There was no substitutionary sacrifice, no attempt to help rectify the dire financial matter that led to Stanley being let go. Perchance other correspondence has touched on these matters; more likely it did not occur to the signatories to add a compromise. Idealism, which pays no bills, prevailed. The School of Art is not the only campus entity that holds this idealism regarding Mason’s painful financial situation. GMU Student Power, a recently created activist group at Mason, has as one of its agenda items the removal of corporate donations from college campuses. Student Power does not want entities like the libertarian billionaire Koch Brothers to fund enterprises at Mason, believing in the proverb that the man who pays the piper picks the tune. They gladly express solidarity with like-minded groups at other academic institutes, approving of
Tuition too expensive?
the protests against Koch influence.
In February, most of Dr. Stanley’s colleagues in the School of Art sent a letter of protest, urging the powers that be to renew the professor’s contract next semester.
The letter did not include an expressed willingness to take a salary cut, nor was there a declaration by one of the signees to have their contract expire instead.
If free community college becomes the widespread norm, academic institutes may struggle to have the facilities necessary to effectively service the influx of students. This could lead to increased discontent to those turned away, confused as to how they cannot take advantage of an idealistic concept promised to them. The faculty at the School of Art should be commended for standing up to the university on behalf of a respectable colleague. They should be commended for sticking up for a peer whose talents hold profound value to the campus community and beyond. However, if they will not offer something in return, be it a salary cut or someone stepping forward to take Dr. Stanley’s place, then the move is mere idealism in a world dominated by harsh financial reality. MICHAEL GRYBOSKI / COLUMNIST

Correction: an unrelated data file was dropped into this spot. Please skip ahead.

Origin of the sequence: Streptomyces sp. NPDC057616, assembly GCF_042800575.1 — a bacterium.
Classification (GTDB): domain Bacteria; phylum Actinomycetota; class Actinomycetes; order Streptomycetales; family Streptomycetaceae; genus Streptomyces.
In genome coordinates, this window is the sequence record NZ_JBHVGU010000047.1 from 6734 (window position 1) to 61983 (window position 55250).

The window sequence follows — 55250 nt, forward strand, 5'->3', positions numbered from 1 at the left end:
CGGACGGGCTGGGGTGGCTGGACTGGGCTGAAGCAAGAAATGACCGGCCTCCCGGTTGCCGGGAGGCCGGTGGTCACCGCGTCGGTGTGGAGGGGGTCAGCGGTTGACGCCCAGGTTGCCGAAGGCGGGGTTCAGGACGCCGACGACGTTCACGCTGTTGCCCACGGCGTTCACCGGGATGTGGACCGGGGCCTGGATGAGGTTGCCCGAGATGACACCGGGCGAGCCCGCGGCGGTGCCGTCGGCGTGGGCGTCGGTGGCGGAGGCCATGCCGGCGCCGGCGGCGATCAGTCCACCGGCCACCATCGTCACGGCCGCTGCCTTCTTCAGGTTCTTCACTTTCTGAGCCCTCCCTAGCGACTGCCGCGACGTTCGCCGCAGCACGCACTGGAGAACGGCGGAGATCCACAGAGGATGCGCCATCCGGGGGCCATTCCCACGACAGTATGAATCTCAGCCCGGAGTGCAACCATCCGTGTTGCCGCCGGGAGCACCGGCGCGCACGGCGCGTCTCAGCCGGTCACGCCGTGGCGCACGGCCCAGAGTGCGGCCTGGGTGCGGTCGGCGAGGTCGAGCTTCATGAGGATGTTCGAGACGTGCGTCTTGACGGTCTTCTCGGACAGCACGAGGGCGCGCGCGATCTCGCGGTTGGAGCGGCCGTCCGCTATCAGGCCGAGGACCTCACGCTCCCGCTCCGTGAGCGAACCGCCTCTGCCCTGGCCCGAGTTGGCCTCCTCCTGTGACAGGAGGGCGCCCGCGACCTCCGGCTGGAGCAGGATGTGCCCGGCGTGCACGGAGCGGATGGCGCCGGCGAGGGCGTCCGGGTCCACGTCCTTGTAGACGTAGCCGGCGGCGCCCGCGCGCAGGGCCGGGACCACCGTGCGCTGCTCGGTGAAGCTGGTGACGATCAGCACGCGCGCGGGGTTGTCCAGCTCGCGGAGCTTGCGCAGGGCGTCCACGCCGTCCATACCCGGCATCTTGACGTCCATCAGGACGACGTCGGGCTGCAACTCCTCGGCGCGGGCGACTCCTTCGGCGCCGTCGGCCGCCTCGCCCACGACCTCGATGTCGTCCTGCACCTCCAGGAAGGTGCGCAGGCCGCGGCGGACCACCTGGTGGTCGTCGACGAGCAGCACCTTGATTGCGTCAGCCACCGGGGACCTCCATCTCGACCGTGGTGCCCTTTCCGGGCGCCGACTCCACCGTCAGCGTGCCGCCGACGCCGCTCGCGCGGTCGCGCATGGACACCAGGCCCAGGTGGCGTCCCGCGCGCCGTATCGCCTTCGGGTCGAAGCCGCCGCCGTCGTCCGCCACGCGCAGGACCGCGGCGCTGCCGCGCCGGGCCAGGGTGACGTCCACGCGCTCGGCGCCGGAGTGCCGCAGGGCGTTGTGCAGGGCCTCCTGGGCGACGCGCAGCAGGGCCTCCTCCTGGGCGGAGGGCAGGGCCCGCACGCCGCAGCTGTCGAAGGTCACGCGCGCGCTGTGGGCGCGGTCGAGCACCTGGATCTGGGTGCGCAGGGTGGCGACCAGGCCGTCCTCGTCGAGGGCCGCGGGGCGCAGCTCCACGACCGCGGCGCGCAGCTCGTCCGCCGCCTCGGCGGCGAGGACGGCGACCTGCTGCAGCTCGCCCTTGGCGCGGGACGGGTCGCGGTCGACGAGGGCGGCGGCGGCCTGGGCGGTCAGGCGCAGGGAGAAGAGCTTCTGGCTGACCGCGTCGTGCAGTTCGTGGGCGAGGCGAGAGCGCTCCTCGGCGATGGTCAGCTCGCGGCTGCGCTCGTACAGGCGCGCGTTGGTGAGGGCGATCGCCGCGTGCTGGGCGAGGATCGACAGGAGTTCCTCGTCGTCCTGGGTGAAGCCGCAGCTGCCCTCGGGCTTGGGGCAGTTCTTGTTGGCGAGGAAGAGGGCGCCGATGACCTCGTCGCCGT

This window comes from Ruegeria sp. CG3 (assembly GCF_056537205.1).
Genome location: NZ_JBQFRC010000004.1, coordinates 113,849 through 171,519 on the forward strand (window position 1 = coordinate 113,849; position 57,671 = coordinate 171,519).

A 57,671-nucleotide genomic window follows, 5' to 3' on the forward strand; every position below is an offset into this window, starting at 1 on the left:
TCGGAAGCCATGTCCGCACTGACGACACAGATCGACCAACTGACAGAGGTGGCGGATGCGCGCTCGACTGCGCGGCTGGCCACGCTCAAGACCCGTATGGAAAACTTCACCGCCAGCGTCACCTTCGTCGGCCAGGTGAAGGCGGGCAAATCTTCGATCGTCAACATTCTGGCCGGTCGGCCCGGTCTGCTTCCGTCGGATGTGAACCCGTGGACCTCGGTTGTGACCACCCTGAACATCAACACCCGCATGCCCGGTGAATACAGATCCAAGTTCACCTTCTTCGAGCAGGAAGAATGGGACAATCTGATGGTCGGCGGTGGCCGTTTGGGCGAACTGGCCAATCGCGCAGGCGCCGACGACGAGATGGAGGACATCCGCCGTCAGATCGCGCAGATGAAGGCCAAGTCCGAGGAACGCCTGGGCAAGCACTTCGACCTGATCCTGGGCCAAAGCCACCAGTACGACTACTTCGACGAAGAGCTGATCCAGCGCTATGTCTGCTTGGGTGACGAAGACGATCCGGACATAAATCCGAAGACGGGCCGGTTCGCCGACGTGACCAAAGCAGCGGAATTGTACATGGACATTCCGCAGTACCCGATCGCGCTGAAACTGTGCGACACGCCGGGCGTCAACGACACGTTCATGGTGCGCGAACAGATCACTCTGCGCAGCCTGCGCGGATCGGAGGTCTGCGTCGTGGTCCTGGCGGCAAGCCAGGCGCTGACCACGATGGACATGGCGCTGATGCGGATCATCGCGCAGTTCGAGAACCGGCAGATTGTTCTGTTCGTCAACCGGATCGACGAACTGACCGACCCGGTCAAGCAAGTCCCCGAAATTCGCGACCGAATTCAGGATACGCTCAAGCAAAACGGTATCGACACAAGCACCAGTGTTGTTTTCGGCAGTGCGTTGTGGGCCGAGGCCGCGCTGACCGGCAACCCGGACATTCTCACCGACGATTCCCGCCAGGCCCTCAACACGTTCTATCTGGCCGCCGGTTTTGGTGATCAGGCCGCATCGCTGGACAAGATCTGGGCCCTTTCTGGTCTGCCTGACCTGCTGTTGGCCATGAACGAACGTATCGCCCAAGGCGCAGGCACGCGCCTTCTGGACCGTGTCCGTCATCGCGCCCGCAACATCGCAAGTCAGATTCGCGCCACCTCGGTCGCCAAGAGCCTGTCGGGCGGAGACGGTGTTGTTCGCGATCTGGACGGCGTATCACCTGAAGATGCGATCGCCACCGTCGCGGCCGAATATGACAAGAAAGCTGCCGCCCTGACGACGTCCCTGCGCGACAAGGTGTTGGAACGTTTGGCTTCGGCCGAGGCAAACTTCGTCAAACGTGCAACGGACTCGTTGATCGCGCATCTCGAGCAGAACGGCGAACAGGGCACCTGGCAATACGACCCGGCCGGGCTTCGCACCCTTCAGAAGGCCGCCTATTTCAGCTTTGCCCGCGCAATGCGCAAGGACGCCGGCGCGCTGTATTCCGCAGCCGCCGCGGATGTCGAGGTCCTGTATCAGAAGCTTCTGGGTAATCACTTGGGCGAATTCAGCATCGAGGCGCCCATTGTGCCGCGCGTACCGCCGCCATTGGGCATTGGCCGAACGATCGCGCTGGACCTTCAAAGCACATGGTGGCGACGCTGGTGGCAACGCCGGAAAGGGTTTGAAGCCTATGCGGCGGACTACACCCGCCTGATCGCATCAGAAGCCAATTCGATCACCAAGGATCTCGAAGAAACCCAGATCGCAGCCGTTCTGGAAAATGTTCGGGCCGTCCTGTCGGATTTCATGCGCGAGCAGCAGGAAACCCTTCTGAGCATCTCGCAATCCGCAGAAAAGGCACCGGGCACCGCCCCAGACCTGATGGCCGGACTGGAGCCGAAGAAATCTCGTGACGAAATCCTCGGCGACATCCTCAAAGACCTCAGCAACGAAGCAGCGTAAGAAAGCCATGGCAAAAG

Recently, Congresswoman Barbara Comstock voted to make it harder for you to pay for school. Call Rep. Comstock and ask her why she’s against making college more affordable:
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Lock and load: trap and skeet on the rise The video, entitled “GMU shooting club is right on target,” also touches on a growth in female club members in the sport, noting that there has been a tremendous increase in women shooters at tournaments across the nation.
es such as the Washington Post, that catches people’s attention,” Murphy said. “A lot more people are interested because you do not need any experience to join the Mason team. You only have to be willing to put in the time and effort to learn the games and become better over the years.”
“Every year there are more women competing at the ACUI national tournament,” said senior Renee Murphy, who is the trap and skeet club’s president. Murphy was the lone female on the team her freshman year, and now the club is up to three.